Giving Mother Nature a little help

Giving Mother Nature a little help

The Westerly Sun

CHARLESTOWN — The dredging portion of a project to restore salt marsh habitat and ease navigation along the Charlestown Breachway is wrapping up.

The project was designed to use sediment removed from the breachway as material to increase the elevation of Ninigret Marsh. The project was funded as part of a $3.25 million grant from the U.S. Department of Interior that was awarded after Superstorm Sandy in 2012.

The undertaking was a collaboration among the town, the Salt Ponds Coalition, the Coastal Resources Management Council and the state Department of Environmental Management.

J.F. Brennan Company, Inc., an environmental services and marine construction firm that specializes in waterway remediation, has been working on two dredges 24 hours a day, six days a week, since the end of November. The company was on target to finish ahead of schedule, said Caitlin Chaffee, coastal policy analyst at the Coastal Resources Management Council, who was on-site at the breachway Tuesday.

The dredges removed about four feet of material on average from two basins in the channel, which had become as shallow as two feet in some areas. Some material was piped east of the channel to an intertidal area along Charlestown Beach, but most of it was discharged to the marsh west of the breachway to raise the area’s elevation.

“We’re seeing the marshes subsiding and getting more and more inundated — they’re losing elevation and vegetation and the idea is to use this material as a resource to help the marsh keep up with sea level rise,” Chaffee said.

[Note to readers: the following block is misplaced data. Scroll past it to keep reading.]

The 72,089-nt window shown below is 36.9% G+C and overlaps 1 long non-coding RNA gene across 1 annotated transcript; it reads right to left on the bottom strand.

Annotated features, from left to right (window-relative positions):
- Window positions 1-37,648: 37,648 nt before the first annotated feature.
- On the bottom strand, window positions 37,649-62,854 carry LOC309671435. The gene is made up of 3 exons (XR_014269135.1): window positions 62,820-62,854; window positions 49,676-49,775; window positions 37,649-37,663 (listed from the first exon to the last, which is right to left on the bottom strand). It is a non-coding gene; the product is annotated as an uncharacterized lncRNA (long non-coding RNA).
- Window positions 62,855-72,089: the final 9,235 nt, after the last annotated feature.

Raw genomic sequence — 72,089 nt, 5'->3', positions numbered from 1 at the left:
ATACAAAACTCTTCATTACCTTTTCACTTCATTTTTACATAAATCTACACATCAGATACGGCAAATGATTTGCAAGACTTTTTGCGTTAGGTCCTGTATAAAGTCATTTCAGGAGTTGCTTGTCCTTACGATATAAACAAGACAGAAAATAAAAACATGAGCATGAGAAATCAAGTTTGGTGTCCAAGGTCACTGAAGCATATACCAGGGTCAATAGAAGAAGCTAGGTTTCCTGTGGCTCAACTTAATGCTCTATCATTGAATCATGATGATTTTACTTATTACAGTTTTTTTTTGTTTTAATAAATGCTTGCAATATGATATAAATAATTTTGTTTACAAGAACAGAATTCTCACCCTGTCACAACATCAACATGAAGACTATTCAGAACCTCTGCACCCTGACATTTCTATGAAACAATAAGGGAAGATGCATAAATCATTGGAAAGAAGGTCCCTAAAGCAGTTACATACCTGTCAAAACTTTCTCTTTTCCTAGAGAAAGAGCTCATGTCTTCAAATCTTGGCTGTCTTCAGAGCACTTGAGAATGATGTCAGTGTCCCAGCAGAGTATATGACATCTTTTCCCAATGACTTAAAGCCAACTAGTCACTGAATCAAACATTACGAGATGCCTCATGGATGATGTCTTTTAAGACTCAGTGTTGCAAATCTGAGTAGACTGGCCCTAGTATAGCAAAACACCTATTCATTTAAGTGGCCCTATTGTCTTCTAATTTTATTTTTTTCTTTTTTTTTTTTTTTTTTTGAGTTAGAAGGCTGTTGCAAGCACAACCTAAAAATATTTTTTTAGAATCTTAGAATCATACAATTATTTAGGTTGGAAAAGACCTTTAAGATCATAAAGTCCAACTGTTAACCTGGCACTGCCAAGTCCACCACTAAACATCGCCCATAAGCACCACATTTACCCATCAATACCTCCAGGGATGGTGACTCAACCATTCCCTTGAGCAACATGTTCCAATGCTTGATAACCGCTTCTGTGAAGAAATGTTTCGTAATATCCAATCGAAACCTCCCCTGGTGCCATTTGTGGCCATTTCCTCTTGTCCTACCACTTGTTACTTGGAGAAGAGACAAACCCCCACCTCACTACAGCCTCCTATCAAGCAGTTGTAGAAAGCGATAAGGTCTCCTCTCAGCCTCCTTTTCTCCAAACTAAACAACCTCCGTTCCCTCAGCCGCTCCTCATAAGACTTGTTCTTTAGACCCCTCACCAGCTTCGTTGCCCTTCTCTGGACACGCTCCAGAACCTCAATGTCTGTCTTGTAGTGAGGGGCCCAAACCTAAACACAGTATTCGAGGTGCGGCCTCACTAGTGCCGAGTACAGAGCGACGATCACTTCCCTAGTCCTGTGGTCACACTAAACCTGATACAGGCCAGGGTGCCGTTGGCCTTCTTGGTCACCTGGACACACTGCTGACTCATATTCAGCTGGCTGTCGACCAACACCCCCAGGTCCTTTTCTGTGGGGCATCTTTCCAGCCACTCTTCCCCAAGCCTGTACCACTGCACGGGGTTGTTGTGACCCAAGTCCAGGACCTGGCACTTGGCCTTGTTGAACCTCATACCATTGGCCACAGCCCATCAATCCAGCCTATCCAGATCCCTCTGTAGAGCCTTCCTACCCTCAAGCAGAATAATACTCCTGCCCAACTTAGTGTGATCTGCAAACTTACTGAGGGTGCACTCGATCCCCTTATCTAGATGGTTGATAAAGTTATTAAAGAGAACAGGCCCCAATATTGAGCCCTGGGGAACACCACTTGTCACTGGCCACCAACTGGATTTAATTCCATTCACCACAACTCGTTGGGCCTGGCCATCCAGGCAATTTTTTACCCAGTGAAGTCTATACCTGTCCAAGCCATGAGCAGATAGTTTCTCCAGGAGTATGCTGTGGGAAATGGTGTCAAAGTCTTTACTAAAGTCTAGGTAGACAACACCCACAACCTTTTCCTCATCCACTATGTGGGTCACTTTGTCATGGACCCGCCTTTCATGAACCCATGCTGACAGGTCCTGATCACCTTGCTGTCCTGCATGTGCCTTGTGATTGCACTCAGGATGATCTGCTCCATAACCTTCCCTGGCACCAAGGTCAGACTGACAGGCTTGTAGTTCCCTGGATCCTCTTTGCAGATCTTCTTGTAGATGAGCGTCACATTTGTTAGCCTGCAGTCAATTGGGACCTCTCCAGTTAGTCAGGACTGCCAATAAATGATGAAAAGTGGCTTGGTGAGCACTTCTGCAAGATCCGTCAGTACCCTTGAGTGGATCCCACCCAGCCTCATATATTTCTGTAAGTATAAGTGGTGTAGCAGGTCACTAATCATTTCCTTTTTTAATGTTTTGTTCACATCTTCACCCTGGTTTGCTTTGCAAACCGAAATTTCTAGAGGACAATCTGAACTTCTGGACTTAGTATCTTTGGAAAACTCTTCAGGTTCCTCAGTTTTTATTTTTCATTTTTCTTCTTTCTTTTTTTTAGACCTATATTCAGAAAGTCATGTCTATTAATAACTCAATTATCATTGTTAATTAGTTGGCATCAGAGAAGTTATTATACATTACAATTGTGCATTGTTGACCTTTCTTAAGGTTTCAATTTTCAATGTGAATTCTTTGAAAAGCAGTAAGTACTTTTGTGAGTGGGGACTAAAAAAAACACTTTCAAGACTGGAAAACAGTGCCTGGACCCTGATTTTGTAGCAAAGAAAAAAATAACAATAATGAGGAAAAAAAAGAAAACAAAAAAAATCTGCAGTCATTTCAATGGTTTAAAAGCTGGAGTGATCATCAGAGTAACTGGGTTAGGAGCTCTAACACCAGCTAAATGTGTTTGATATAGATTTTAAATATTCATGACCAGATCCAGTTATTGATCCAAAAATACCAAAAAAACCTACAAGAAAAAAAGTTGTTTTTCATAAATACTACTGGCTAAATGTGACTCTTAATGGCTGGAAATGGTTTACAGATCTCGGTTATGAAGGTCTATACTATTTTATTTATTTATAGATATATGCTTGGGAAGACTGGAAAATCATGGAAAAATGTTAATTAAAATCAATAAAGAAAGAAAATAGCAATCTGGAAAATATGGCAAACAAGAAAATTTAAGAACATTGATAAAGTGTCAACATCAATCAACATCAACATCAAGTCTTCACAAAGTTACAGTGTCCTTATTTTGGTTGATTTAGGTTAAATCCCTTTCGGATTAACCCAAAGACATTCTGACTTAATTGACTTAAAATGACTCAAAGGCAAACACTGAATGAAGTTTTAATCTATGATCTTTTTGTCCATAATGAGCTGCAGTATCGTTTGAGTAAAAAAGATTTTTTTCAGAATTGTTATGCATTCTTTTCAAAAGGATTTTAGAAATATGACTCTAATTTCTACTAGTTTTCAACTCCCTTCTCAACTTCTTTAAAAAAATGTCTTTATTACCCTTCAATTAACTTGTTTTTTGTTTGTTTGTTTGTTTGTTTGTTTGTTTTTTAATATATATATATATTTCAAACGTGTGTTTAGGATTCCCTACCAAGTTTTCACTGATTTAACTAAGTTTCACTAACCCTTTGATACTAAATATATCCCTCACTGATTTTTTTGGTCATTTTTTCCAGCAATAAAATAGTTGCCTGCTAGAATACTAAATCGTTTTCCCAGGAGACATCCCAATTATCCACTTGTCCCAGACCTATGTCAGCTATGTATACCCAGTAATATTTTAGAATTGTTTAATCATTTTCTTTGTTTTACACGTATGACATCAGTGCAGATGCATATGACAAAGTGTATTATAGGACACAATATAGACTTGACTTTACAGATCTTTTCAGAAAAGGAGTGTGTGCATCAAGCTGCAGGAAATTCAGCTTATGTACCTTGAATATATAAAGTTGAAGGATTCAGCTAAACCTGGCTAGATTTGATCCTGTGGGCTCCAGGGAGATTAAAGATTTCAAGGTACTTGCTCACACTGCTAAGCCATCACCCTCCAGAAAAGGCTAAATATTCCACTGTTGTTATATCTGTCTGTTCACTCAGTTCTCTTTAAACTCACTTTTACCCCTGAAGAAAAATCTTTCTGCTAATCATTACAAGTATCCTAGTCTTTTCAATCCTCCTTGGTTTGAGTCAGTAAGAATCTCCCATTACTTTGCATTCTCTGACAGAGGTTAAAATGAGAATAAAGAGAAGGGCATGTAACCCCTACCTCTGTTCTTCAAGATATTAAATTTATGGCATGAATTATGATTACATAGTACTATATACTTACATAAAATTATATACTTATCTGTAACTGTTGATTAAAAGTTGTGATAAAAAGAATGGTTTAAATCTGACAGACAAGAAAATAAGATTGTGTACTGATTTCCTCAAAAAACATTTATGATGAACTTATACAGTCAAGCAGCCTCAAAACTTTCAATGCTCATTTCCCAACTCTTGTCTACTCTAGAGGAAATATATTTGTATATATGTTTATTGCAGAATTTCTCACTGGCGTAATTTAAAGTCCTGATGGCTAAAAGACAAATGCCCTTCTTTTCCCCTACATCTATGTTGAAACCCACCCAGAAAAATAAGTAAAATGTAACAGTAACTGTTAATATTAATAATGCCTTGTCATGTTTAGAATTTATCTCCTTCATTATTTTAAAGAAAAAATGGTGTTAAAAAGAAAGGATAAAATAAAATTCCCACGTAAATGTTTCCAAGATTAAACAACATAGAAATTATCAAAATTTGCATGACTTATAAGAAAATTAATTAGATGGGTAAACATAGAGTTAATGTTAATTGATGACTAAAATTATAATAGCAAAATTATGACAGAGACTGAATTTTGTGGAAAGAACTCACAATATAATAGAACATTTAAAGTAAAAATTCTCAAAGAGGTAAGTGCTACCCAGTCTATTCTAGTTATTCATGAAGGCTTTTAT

Salt marshes are important because they act as a natural buffer to coastal storms and serve as an ecosystem for fish and birds. Marshes have natural processes that adapt to sea level rise, but over the last 30 years the rate of sea level rise has increased and marshes have begun to “drown in place.”

With the goal of meeting a target elevation, the dredged material was spread over the marsh in varying thicknesses from a few inches to more than a foot.

“If you go into a marsh and take a sediment core you can actually see where there’s organic material and then sand on top of it and then organic material, so this is kind of a continuous process of how these marshes develop,” Chaffee said. “In a way we like to think we’re kind of mimicking the process by helping it along by putting material on the marsh.”

The next step will be to encourage the creation of salt marsh habitat through growth of vegetation, which will be jumpstarted by planting native plants.

“We’re working with Save the Bay, they’re doing the planting plan for us and they’ll be looking for volunteers in March,” Chaffee said. “We actually worked with the New England Wildflower Society to collect local seed from this area and that seed has been grown in a nursery in New Jersey, so the seedlings that we’ll get from that nursery will actually be a local genotype.”

Chaffee said her team would also monitor drainage on the marsh to make sure the area is not inundated for extended periods, which would kill the vegetation.

“If we get those high marsh grasses back… we know the marsh has more elevation capital against sea level rise,” she said.

The project has been a positive example of a multi-level partnership, Chaffee said.

“What I hope is that when it’s done that we’ll see benefits for everyone: the species on the marsh, the community, if we can improve resilience of the marsh as a protection from storms the town will see easier navigation and better access to the pond, which will improve the recreational use of the pond,” she said. “We try to design these things so everyone’s got a stake and everyone benefits.”


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